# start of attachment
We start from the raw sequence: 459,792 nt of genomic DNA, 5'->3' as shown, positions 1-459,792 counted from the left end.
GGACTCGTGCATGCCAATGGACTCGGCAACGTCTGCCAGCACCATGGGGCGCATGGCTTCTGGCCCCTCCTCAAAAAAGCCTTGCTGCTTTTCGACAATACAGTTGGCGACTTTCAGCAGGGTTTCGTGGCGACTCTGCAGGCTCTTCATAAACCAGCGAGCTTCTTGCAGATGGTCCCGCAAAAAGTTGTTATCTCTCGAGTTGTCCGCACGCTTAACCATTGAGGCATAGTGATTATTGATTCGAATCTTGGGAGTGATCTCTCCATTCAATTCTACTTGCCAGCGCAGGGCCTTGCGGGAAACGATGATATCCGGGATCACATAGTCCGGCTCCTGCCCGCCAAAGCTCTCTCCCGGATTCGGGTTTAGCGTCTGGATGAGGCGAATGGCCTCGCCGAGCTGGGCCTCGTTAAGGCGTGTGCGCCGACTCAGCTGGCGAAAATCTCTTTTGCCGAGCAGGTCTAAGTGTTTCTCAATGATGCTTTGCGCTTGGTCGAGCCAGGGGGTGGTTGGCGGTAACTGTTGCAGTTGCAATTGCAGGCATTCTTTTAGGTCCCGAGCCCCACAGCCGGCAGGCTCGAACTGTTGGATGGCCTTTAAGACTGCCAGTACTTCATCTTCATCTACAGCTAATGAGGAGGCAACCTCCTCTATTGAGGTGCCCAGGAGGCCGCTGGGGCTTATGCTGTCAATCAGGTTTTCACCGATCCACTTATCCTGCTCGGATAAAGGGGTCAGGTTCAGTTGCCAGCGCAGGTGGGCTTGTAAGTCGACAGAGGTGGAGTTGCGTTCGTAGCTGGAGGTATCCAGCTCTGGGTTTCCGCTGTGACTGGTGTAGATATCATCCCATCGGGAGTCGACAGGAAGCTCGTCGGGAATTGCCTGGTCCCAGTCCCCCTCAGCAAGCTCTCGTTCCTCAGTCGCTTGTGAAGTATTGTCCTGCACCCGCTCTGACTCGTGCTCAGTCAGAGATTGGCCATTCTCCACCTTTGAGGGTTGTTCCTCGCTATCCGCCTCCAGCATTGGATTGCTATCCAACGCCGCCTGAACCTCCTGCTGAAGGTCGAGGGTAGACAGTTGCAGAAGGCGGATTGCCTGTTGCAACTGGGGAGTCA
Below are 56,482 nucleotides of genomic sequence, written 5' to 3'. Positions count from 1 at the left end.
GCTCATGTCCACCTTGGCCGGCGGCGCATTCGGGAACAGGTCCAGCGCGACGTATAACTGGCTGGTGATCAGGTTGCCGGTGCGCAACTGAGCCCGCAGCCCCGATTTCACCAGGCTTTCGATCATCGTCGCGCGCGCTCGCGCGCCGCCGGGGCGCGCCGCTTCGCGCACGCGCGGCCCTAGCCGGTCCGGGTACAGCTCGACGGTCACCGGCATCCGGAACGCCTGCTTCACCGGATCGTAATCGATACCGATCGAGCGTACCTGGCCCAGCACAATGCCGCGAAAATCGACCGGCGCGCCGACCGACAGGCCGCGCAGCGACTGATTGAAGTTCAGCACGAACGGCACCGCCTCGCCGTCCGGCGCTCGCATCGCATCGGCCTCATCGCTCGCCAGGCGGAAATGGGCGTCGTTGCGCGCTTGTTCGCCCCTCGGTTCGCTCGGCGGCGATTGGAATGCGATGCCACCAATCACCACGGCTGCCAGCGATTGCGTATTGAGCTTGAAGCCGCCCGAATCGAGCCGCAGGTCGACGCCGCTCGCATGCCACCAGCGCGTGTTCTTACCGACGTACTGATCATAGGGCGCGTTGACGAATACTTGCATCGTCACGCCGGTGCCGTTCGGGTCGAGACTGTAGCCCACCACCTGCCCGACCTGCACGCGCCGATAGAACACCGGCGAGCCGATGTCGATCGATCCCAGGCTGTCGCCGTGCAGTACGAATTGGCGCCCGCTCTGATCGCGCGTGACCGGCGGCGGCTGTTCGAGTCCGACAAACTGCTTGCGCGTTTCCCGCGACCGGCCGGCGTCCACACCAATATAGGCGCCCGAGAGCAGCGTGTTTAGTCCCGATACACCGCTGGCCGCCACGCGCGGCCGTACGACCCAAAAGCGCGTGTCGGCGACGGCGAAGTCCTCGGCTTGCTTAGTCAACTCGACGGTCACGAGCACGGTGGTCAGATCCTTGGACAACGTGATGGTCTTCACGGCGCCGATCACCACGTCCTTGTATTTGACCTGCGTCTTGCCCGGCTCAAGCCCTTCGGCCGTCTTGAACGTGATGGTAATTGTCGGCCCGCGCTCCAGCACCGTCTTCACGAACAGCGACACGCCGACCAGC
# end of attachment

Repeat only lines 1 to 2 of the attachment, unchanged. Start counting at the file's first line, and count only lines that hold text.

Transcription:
We start from the raw sequence: 459,792 nt of genomic DNA, 5'->3' as shown, positions 1-459,792 counted from the left end.
GGACTCGTGCATGCCAATGGACTCGGCAACGTCTGCCAGCACCATGGGGCGCATGGCTTCTGGCCCCTCCTCAAAAAAGCCTTGCTGCTTTTCGACAATACAGTTGGCGACTTTCAGCAGGGTTTCGTGGCGACTCTGCAGGCTCTTCATAAACCAGCGAGCTTCTTGCAGATGGTCCCGCAAAAAGTTGTTATCTCTCGAGTTGTCCGCACGCTTAACCATTGAGGCATAGTGATTATTGATTCGAATCTTGGGAGTGATCTCTCCATTCAATTCTACTTGCCAGCGCAGGGCCTTGCGGGAAACGATGATATCCGGGATCACATAGTCCGGCTCCTGCCCGCCAAAGCTCTCTCCCGGATTCGGGTTTAGCGTCTGGATGAGGCGAATGGCCTCGCCGAGCTGGGCCTCGTTAAGGCGTGTGCGCCGACTCAGCTGGCGAAAATCTCTTTTGCCGAGCAGGTCTAAGTGTTTCTCAATGATGCTTTGCGCTTGGTCGAGCCAGGGGGTGGTTGGCGGTAACTGTTGCAGTTGCAATTGCAGGCATTCTTTTAGGTCCCGAGCCCCACAGCCGGCAGGCTCGAACTGTTGGATGGCCTTTAAGACTGCCAGTACTTCATCTTCATCTACAGCTAATGAGGAGGCAACCTCCTCTATTGAGGTGCCCAGGAGGCCGCTGGGGCTTATGCTGTCAATCAGGTTTTCACCGATCCACTTATCCTGCTCGGATAAAGGGGTCAGGTTCAGTTGCCAGCGCAGGTGGGCTTGTAAGTCGACAGAGGTGGAGTTGCGTTCGTAGCTGGAGGTATCCAGCTCTGGGTTTCCGCTGTGACTGGTGTAGATATCATCCCATCGGGAGTCGACAGGAAGCTCGTCGGGAATTGCCTGGTCCCAGTCCCCCTCAGCAAGCTCTCGTTCCTCAGTCGCTTGTGAAGTATTGTCCTGCACCCGCTCTGACTCGTGCTCAGTCAGAGATTGGCCATTCTCCACCTTTGAGGGTTGTTCCTCGCTATCCGCCTCCAGCATTGGATTGCTATCCAACGCCGCCTGAACCTCCTGCTGAAGGTCGAGGGTAGACAGTTGCAGAAGGCGGATTGCCTGTTGCAACTGGGGAGTCA